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Russia-Ukraine war live: Bakhmut offensive slowing, says US thinktank; EU leaders gather for summit | Ukraine

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Key events

An air alert is being declared across Ukraine.

The UK Ministry of Defence has issued its daily intelligence briefing on the situation in Ukraine. It writes:

Since the start of March 2023, heavy fighting has continued in parts of the Svatove-Kremina sector of the frontline in northern Luhansk oblast. Russia has partially regained control over the immediate approaches to Kremina town, which was under immediate Ukrainian threat earlier in the year.

In places, Russia has made gains of up to several kilometres. Russian commanders are likely trying to expand a security zone west from the defence lines they have prepared along higher ground, and integrate the natural obstacle of the Oskil River.

They likely seek to recapture Kupiansk, a logistics node.

Charlotte Graham-McLay

A former New Zealand soldier who drew an online following with his dispatches from the frontline of the Ukraine war has been killed in fighting there.

The death of Kane Te Tai, 38, was confirmed by New Zealand’s foreign ministry Thursday, citing Ukrainian government sources. Te Tai, who fought with the International Legion, is the third New Zealander known to have died in Ukraine.

For many in New Zealand, Te Tai was the face of the country’s unofficial involvement in Ukraine’s war. He fundraised for equipment and undertook news interviews before he left New Zealand in May 2022, and documented his friendships, battles and daily life on Instagram and Facebook.

A video he posted earlier this month captured a moment when he was unexpectedly reunited with a Ukrainian friend who had been held hostage for months by Russian troops, and whom Te Tai recognised when the man began to call out: “New Zealand! New Zealand!”

“My brother!” Te Tai replied.

Situation at Zaporizhzhia plant ‘remains perilous’

The UN nuclear agency’s chief said Wednesday that the situation at Ukraine’s Zaporizhzhia power plant “remains perilous” following a Russian missile strike this month that disconnected the plant from the grid.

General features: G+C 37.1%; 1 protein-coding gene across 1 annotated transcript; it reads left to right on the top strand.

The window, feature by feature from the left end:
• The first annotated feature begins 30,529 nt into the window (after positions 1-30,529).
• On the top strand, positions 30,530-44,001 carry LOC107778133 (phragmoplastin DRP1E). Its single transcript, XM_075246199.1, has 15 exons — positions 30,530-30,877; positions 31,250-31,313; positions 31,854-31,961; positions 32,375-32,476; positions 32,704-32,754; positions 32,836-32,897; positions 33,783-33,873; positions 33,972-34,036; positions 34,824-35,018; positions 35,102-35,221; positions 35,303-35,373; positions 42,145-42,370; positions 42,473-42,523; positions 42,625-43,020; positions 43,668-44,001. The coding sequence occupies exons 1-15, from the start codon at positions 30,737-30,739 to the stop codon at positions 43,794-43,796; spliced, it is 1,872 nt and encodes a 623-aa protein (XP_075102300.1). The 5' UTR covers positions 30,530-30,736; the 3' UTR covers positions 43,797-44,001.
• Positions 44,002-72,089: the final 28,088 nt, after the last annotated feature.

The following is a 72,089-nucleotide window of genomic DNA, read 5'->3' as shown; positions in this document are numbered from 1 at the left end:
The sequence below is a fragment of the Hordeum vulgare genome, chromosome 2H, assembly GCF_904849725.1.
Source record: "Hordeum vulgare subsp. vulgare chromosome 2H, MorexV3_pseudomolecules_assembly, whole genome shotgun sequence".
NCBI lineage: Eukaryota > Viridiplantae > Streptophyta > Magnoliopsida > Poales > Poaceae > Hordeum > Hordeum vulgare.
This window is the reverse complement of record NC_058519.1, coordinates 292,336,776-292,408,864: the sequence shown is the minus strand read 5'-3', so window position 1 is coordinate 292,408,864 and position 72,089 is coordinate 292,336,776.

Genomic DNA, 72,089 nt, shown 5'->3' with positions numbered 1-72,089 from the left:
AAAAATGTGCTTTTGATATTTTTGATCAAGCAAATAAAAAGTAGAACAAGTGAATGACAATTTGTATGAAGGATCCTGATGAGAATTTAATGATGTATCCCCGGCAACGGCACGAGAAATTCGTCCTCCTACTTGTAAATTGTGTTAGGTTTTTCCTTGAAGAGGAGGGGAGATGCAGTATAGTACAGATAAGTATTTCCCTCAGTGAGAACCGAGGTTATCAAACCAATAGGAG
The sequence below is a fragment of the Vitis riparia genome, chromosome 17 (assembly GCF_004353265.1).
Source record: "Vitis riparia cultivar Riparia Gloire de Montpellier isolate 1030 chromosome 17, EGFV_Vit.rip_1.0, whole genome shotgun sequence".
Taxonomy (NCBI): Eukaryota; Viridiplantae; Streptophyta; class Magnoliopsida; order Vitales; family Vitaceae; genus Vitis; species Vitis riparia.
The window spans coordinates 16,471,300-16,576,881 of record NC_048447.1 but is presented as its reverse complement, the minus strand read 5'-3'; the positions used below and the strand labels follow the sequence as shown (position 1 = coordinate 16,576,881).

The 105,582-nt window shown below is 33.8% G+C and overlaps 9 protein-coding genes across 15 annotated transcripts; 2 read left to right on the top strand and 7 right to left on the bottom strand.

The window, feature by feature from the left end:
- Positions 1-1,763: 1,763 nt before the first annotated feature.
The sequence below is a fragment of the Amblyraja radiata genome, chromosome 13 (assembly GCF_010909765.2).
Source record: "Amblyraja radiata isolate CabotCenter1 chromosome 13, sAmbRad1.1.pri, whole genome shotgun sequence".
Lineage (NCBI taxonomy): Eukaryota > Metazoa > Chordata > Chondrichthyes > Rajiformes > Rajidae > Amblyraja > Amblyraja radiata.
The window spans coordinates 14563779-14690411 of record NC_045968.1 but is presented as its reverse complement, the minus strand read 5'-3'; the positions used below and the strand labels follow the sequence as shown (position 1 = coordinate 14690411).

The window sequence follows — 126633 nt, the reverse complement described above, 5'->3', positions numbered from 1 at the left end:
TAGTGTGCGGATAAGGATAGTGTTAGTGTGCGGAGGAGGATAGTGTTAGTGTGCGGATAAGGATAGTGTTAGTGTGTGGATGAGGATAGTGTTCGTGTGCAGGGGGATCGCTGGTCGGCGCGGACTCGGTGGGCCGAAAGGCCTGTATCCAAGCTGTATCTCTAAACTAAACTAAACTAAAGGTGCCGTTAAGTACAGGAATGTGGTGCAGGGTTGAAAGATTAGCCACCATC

Europe’s largest nuclear power plant needs a reliable electricity supply to operate pumps that circulate water to cool reactors and pools holding nuclear fuel.

Since a Russian strike on March 9, the plant has relied on a single backup power line that remains “disconnected and under repair”, according to Rafael Grossi, head of the International Atomic Energy Agency.

“Nuclear safety at the ZNPP remains in a precarious state,” Grossi said in a statement on Wednesday.

The plant’s lack of access to the grid and necessary repair work on its last emergency power line could cause a complete loss of power, making it reliant on diesel generators for the seventh time since Russia captured it a year ago, Grossi said.

“I once again call for a commitment from all sides to secure nuclear safety and security protection at the plant.”

The statement continues:

The situation at the plant remains perilous. The IAEA Support and Assistance Mission to Zaporizhzhya (ISAMZ) team currently present at the plant was informed that restoration of the line had been planned for 5, 10 and then 13 March but had not been possible. The latest reconnection date is scheduled for 23 March.

EU leaders gather for summit

Six weeks after European leaders last gathered in Brussels, they’re meeting again for two days. The war in Ukraine is high on the agenda (though tensions between France and Germany over nuclear energy and combustion engines loom large) and UN secretary general, António Guterres, will be joining the summit for the first day.

Among the items on the agenda over the next two days are, according to the council:

  • Accountability of perpetrators

  • Further increasing collective pressure on Russia